(I should point out that there was one notable exception to the above on the local airwaves - Dan Sileo on WQTM's 740 The Team station had been stating since early November that UF would destroy Ohio State if the two teams played. Sileo is a former University of Miami Hurricane and Tampa Bay Buccaneer. I don't much care for him, as he's a loud-mouthed fool most of the time, but he is usually an excellent commentator about college football.)

Needless to say, this was all highly aggravating on several fronts. First of all, I AM a native-born Floridian. (Even now there aren't that many of us.) Secondly, I am a graduate of the University of Florida. But most importantly, I have watched college football off and on for many decades now, and I know for a fact that SEC football qualifies as serious football.

In any even, after a month of this, I was quite happy to see THE Ohio State University get demolished in the desert of the South West on January 8th.

I should say that by the time the game itself rolled around I was actually expecting a UF win. Having looked at the records, it had become apparent that OSU hadn't actually played anyone that was all that good, other than perhaps a very inexperienced Texas team. Meanwhile Florida had run an even tougher than usual SEC gauntlet. (Let me tell you, I'm happy we didn't have to play LSU a second time last year. LSU got robbed in the Auburn game, and I'm not sure UF would have beat them on a neutral field in December.) On top of having looked at the records, by January 8th, Michigan had been destroyed in the Rose Bowl, and LSU had ruined Notre Dame in the Sugar Bowl, speaking to the relative strength of the two conferences. So January 8th was a sweet, sweet day for UF and its fans and alumni.

And of course, in the NCAA Men's Division 1 Basketball Tournament in early April, we got even more satisfaction. Yep, good times to be a Gator!

Anyway, that's why I have an anti-Big Ten bias these days - that and the fact that they can't count. Hey guys, there are actually ELEVEN TEAMS in your conference!

Post Script: I should add that having achieved satisfaction, as it were, last January and April would be enough for a normal person to let the matter drop. However, UF fans and alumni are not normal people - we are in fact world class jerks. I say this with no pride, and a great deal of chagrin. But that's a story for another time.

Saturday, September 01, 2007

The Big Ten Sucks

Michigan, this is why you weren't allowed to play in the BCS National Championship Game last year. Congratulations to the Appalachian State Mountaineers for pulling off the Upset of the Century!

(Kim speculates that when UF broke Ohio State last year, we also broke Michigan by extension. Plausible!)

Let the Lloyd Carr Death Watch commence....

ADDED: This is the best article EVER! Sample:

Wolverines coach Lloyd Carr knows who the Mountaineers are.

"We had the benefit of watching all their games last fall, so we know the strengths of their team," Carr said. "We know about their speed and about how well they play on both sides of the ball."


The Mountaineers and Wolverines are playing because Michigan needed to fill out its schedule when it was expanded to 12 games. Appalachian gets $400,000 from the Wolverines for showing up.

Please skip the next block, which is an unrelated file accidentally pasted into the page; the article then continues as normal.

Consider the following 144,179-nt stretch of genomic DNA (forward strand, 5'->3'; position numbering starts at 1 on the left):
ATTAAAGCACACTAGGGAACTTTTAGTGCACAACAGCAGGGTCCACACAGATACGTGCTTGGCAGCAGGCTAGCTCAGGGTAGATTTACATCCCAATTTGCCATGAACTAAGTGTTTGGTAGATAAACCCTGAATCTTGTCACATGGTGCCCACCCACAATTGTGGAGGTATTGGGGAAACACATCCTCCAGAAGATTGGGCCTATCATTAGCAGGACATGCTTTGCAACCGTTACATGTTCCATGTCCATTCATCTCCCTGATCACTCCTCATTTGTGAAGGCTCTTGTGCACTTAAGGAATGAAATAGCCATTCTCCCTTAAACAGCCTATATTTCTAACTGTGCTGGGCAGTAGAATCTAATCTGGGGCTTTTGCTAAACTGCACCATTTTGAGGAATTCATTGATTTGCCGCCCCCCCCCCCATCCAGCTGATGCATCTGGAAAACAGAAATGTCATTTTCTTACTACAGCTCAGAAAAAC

"We're just here for the experience," said one Appalachian fan, talking to a local in a hotel lobby.
EVEN MORE: How are the Big Blue fans taking this? How do you think? (Scroll to the bottom if you don't have much time, savor the whole thing if you do.) Samples:

From the poster "FIRELLOYDCARRNOW":
Followed immediately by this post from "lloyd must die":
i agree with every word you just said [followed by one of the rudest emoticons I've ever seen.]
God I missed football season!

MEANWHILE, BACK AT THE FARM: UF won its game, and didn't even need a whole game to do it. Game called on account of lightning in the fourth quarter.

SPEAKING OF BAD PREDICTIONS: The Orlando Sentinel has a feature called The Saturday Ticket, which lists all of the college football games with time, matchup, buzz about the game, the line, and a prediction. This week's edition was entitled "It's a feast of cream puffs", and the first line was this:
Noon Appalachian State at Michigan Wolverines will pile up the yards NL Michigan 48-3
There was no line on this game!

BEST BULLETIN BOARD SMACKDOWN: From a poster calling himself UrbanLegend:
When UF lost to Mississippi State that was it..Ron Zook was terminated! For your sake, I hope your AD has the balls to do the same thing to Carr. You could find a much better coach! If not learn to enjoy being a second tier program.

Please hire a new coach, we are BORED with beating Ohio State! We want a new challenge.
Truly, we ARE bored beating up on OSU. (Sorry Mark Daniels.)

Also, a lot of Michigan fans are saying that ASU had SEC-like speed. But that's not true - if ASU had that kind of speed, the final would have been more like 41-14.

Wednesday, August 15, 2007


This is curious, although perhaps not as disturbing as it sounds. There's a seemingly mis-guided comment thread in the local paper here. More this evening, if I can muster the energy.

H/T: The Orlando Sentinel.

Tuesday, August 07, 2007


But not safe for work. Or the faint of heart. Or my wife. But it's truly hysterical....And just in case you need more of this particular brand of madness....